Prior to announcing a strategic partnership with Didi Chuxing, Taxify had raised over €2 million in investment capital from Estonian and Finnish angel investors.[25] In August 2017, Didi Chuxing invested an undisclosed amount believed to be an "eight-figure U.S. dollar sum".[26] A May 2018 funding round with a $175 million investment from Daimler, Didi and others led to a 1 billion dollar valuation for the company, making it a unicorn.[27]

In January 2020, the European Investment Bank (EIB) signed a EUR 50 million venture debt facility with Bolt. The financing, supported by the European Fund for Strategic Investments (EFSI), is to boost Bolt's product development in areas where technology can improve the safety, reliability and sustainability of its services. This includes investment in existing services such as vehicle for hire and food delivery, as well as the development of new products.[28]

In December 2020, Bolt raised €150 million from venture capital funds.[2][3] Although the valuation of the company was not publicly disclosed after this fundraising, some industry experts estimate it could be around €3.5 billion.[29]


  • Became the first transportation app in the world to allow customers to pay for their trips via mobile carrier billing.[30]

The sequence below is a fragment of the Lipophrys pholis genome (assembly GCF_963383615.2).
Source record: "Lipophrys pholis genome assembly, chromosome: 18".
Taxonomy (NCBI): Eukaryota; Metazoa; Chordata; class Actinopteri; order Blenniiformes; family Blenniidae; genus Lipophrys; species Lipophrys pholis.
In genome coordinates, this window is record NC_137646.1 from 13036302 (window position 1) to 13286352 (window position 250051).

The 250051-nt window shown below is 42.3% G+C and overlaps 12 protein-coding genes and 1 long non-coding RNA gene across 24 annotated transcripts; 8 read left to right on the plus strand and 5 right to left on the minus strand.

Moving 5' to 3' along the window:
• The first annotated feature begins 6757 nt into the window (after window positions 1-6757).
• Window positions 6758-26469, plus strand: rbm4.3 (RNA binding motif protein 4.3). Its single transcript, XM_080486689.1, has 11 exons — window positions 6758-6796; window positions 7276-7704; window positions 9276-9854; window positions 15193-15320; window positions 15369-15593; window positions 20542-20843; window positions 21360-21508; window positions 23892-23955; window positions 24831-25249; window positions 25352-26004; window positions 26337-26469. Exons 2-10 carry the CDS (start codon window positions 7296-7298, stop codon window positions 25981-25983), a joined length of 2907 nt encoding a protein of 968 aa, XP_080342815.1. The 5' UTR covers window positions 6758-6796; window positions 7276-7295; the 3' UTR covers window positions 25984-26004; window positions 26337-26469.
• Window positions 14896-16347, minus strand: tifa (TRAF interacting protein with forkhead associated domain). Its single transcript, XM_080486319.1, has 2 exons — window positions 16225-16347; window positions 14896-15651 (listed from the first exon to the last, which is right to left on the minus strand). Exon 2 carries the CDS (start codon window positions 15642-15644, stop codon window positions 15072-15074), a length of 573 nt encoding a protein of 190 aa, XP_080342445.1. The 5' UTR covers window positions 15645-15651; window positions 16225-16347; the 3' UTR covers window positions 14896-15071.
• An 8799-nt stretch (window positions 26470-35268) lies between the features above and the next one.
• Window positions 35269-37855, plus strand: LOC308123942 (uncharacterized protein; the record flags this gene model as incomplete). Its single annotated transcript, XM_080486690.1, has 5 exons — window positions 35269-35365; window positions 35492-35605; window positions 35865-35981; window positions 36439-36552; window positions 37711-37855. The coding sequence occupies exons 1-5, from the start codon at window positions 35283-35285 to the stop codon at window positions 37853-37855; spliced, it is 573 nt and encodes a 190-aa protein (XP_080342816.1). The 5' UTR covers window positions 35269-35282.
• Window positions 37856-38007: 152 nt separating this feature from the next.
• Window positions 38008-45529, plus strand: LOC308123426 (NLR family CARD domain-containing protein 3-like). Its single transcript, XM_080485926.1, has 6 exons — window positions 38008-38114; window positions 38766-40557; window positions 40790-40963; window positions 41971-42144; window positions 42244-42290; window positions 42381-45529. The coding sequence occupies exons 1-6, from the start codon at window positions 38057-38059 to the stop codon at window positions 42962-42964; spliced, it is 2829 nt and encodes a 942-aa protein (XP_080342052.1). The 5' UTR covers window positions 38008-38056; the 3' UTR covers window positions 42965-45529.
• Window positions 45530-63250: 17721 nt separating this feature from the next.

• Became the #2 travel app in South Africa, and #1 travel app in Kenya and Nigeria in 2017.[31]
  • Became larger than Uber in Africa in 2018.[32][33]
  • Reached 10 million customers in May 2018.[34]
  • Expanded into electric scooters in September 2018[18] and became the first platform integrating scooters with vehicle for hire services in one mobile app.[35]
  • Rebranded to Bolt and reached 25 million passengers in February 2019.[4]
  • Launched in London in June 2019.[20]
  • Launched in Tunis in July 2019.[citation needed]
  • Launched Bolt Food in August 2019.[21]


Availability of Bolt, as of October 2020:
  Not available

Bolt operates their app, which enables people to hail rides from their smartphones. The application is available for Android, iOS, Windows Phone and AppGallery for Huawei phones. Riders must choose a payment method: cash, credit card or mobile carrier billing before they can use the service.[36] The customer requests a ride and confirms their pick-up location. Once the driver accepts the trip, the customer will be able to see the driver's name and car details. After the ride is completed both driver and the rider can rate each other.[37][38]


Bolt has stressed the importance of customer safety. All drivers undergo a criminal background check and in-person training. Drivers are also required to be at least 21 years old and have had a driver's license for at least 3 years. Bolt has a zero-tolerance policy against alcohol and drug use.[39] In Nigeria, Bolt has included an SOS button for drivers that sends real time emergency alerts to the Lagos State Emergency Response Agency.[40] In London, an in-app SOS button links riders and drivers with the emergency services.[41]